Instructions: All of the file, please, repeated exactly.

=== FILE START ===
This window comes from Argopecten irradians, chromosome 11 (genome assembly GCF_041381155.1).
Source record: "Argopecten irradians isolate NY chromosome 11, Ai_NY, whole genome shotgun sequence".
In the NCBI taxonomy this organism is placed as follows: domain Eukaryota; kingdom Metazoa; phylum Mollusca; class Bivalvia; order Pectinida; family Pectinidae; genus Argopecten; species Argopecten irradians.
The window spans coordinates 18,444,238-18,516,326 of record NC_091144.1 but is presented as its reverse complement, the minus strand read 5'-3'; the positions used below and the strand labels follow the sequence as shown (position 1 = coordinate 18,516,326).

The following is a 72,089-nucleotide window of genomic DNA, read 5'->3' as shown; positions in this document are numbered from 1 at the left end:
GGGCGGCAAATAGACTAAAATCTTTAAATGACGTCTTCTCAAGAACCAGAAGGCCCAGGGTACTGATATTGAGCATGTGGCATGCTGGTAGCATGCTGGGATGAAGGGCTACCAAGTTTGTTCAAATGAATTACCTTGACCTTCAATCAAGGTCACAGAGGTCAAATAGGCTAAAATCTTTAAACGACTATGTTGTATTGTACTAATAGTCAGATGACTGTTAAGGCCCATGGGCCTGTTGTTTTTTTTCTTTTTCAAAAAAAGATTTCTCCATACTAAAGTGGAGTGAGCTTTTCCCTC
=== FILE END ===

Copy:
This window comes from Argopecten irradians, chromosome 11 (genome assembly GCF_041381155.1).
Source record: "Argopecten irradians isolate NY chromosome 11, Ai_NY, whole genome shotgun sequence".
In the NCBI taxonomy this organism is placed as follows: domain Eukaryota; kingdom Metazoa; phylum Mollusca; class Bivalvia; order Pectinida; family Pectinidae; genus Argopecten; species Argopecten irradians.
The window spans coordinates 18,444,238-18,516,326 of record NC_091144.1 but is presented as its reverse complement, the minus strand read 5'-3'; the positions used below and the strand labels follow the sequence as shown (position 1 = coordinate 18,516,326).

The following is a 72,089-nucleotide window of genomic DNA, read 5'->3' as shown; positions in this document are numbered from 1 at the left end:
GGGCGGCAAATAGACTAAAATCTTTAAATGACGTCTTCTCAAGAACCAGAAGGCCCAGGGTACTGATATTGAGCATGTGGCATGCTGGTAGCATGCTGGGATGAAGGGCTACCAAGTTTGTTCAAATGAATTACCTTGACCTTCAATCAAGGTCACAGAGGTCAAATAGGCTAAAATCTTTAAACGACTATGTTGTATTGTACTAATAGTCAGATGACTGTTAAGGCCCATGGGCCTGTTGTTTTTTTTCTTTTTCAAAAAAAGATTTCTCCATACTAAAGTGGAGTGAGCTTTTCCCTC